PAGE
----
University of Tennessee, ORNL researchers use Summit to predict gravitational-wave signatures needed to detect distant supernovae
As a result of largescale 3D supernova simulations conducted on the Oak Ridge Leadership Computing Facility’s Summit supercomputer by researchers from the University of Tennessee and Oak Ridge National Laboratory, astrophysicists now have the most complete picture yet of what gravitational waves from exploding stars look like. This is critical information in the quest to identify such phenomena in the universe.
Not unlike a large rock crashing into a tranquil pond, catastrophic events in the cosmos cause ripples of gravitational waves throughout the fabric of spacetime — a phenomenon that was predicted by Albert Einstein in 1916 but wasn’t directly observed until 100 years later. With that Nobel Prize-winning discovery, the Laser Interferometer Gravitational-Wave Observatory in Washington state and Louisiana heralded an emergent field of science: gravitational-wave astronomy.
By using huge interferometers designed specifically to detect minute flexing in spacetime caused by gravitational waves, astronomers can compare these measurements with computer simulation data to determine their sources. So far, LIGO has verified gravitational waves emanating from black holes colliding with black holes, from neutron stars crashing into neutron stars, and from black holes merging with neutron stars. A core-collapse supernova — another likely candidate — has yet to be observed. But that could change soon thanks to more sophisticated modeling data from this new study and from other supernova modeling efforts.
The UT and ORNL researcher team ran three supernova simulations on Summit, located at ORNL, with a supernova progenitor mass of 9.6, 15 and 25 solar masses, respectively. The team’s results were published earlier this year in the American Physical Society’s Physical Review D. Their predictions of gravitational wave signatures emanating from supernovae could serve as vital tools to help identify such infrequent, distant phenomena in our galaxy through LIGO or other gravitational wave observatories, such as the European Gravitational Observatory’s Virgo interferometer in Italy or the Kamioka Gravitational Wave Detector in Japan.
“Since the lion’s share of core-collapse supernovae will only be observable on our side of the galaxy, the farther out we can see them, the greater the chance that we will detect one in the not-too-distant future. And to see farther, we must develop our detection methods because, in the end, it’s all about finding a tiny signal in a lot of noise — a needle in a haystack,” said Anthony Mezzacappa, principal investigator for the project and the Newton W. and Wilma C. Thomas Endowed Chair Professor in Theoretical and Computational Astrophysics in UT’s Department of Physics and Astronomy.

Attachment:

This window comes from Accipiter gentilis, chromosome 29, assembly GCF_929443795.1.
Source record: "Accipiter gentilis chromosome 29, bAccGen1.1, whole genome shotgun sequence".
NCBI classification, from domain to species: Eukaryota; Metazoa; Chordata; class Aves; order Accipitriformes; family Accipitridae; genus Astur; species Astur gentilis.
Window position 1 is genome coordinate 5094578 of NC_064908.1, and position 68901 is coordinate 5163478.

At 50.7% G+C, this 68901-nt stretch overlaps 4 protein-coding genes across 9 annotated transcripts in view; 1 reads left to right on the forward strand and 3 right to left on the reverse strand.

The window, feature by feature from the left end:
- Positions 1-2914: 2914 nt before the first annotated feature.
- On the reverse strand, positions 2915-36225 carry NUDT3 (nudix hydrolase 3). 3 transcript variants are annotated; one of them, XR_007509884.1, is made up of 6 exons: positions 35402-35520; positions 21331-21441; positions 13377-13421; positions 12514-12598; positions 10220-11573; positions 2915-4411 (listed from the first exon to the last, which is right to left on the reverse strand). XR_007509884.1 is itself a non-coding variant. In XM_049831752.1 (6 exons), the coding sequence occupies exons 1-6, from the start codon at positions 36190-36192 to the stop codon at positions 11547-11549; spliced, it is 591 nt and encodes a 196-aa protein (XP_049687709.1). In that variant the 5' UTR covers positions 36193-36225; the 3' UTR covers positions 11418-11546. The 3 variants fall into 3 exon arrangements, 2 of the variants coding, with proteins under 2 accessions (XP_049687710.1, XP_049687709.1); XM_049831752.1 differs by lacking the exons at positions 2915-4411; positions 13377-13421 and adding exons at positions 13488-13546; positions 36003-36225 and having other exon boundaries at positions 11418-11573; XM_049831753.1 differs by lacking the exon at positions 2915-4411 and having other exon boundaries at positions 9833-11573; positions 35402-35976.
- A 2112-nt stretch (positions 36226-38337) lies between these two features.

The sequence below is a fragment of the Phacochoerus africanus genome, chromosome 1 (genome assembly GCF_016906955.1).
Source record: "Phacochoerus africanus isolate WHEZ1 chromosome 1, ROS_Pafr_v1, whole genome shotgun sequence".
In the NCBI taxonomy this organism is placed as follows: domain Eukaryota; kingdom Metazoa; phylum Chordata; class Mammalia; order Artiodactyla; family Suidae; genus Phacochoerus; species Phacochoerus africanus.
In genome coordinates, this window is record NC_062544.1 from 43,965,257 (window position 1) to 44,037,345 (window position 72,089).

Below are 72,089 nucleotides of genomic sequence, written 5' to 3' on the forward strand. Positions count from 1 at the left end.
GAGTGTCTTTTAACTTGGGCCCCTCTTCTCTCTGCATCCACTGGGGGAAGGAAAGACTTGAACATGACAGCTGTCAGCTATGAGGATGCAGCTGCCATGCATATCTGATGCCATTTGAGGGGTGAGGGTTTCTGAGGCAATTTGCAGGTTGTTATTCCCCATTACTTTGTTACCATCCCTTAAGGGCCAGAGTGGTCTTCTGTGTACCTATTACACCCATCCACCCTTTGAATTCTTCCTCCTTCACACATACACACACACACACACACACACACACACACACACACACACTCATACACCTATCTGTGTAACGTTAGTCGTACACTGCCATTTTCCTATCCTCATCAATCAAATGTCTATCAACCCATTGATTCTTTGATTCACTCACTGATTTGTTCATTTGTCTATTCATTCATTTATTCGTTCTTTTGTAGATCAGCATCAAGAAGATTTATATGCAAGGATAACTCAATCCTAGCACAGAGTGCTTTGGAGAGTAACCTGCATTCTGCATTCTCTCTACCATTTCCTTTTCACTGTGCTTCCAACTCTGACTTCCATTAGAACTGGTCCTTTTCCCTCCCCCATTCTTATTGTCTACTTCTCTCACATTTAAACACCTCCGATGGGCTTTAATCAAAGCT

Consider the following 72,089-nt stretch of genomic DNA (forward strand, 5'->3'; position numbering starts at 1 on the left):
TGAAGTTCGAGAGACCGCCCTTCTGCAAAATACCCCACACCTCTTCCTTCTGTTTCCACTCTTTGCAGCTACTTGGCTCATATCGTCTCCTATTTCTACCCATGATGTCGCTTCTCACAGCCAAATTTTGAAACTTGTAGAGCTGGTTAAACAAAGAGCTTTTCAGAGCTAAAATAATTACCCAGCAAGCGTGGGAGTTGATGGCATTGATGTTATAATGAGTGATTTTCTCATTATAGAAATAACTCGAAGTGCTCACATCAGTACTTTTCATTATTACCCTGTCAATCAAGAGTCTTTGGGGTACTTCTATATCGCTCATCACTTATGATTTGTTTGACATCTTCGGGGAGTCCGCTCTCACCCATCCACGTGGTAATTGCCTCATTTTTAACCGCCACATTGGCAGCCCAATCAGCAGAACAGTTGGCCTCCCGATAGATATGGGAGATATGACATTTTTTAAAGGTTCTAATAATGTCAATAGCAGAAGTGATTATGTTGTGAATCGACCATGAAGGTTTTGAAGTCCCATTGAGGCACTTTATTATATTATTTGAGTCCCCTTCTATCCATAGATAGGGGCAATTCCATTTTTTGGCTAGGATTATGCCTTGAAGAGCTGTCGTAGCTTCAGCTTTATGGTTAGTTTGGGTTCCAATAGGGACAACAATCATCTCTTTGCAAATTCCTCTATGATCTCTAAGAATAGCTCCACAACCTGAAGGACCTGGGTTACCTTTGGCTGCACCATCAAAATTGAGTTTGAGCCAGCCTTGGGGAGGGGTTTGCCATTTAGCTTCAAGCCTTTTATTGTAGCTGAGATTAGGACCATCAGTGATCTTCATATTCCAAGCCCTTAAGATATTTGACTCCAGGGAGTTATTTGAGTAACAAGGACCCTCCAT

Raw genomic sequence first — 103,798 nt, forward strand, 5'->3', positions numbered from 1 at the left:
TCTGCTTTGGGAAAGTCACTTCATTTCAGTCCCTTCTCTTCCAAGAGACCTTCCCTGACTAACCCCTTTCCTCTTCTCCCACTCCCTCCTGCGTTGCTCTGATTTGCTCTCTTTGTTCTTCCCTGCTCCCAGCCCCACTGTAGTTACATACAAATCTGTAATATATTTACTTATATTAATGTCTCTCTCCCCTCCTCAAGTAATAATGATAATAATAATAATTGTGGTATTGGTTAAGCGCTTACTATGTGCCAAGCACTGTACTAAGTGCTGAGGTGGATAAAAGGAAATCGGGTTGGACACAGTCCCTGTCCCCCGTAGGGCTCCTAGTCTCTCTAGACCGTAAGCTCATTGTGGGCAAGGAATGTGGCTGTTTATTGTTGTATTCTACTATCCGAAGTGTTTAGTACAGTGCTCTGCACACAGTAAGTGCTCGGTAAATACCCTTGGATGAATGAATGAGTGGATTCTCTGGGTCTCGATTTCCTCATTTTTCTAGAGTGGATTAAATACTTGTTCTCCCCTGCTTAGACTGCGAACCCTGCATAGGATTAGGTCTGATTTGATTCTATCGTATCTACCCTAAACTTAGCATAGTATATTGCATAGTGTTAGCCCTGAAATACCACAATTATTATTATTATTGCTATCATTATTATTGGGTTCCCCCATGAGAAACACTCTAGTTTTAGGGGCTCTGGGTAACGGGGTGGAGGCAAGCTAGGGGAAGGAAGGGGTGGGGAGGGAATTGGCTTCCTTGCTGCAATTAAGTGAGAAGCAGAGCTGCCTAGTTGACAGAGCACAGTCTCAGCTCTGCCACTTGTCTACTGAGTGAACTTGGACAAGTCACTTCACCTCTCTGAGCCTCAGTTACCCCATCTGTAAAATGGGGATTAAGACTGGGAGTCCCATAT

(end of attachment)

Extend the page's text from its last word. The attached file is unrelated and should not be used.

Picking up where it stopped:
The team shares its gravitational wave data with the LIGO Scientific Collaboration, which uses it to optimize its analysis methods for more refined supernova detection.
“The sophistication on our side is in the modeling, and the sophistication on LIGO’s side is in the detection, the signal processing. When you bring those two teams together, there’s magic. We couldn’t possibly do what they do, and they can’t do what we do — so we do it together,” Mezzacappa said.
Mezzacappa has been modeling supernovae since 1985. In 1994, he joined UT and established the UT/ORNL supernova group, which currently includes, among others, ORNL staff members Eirik Endeve, Austin Harris, Raph Hix, Ryan Landfield, Bronson Messer and Vassilios Mewes as well as UT faculty members Eric Lentz and Mezzacappa and several graduate students.
When the group started out, supernova modelers worked under the assumption that stars and their explosions were spherically symmetric, which made for simple models. Over the next 20 years, however, astrophysicists developed a more intricate picture of supernovae. Complex features included multidimensional effects such as turbulence and convection and required much more sophisticated models to be run on more powerful supercomputers.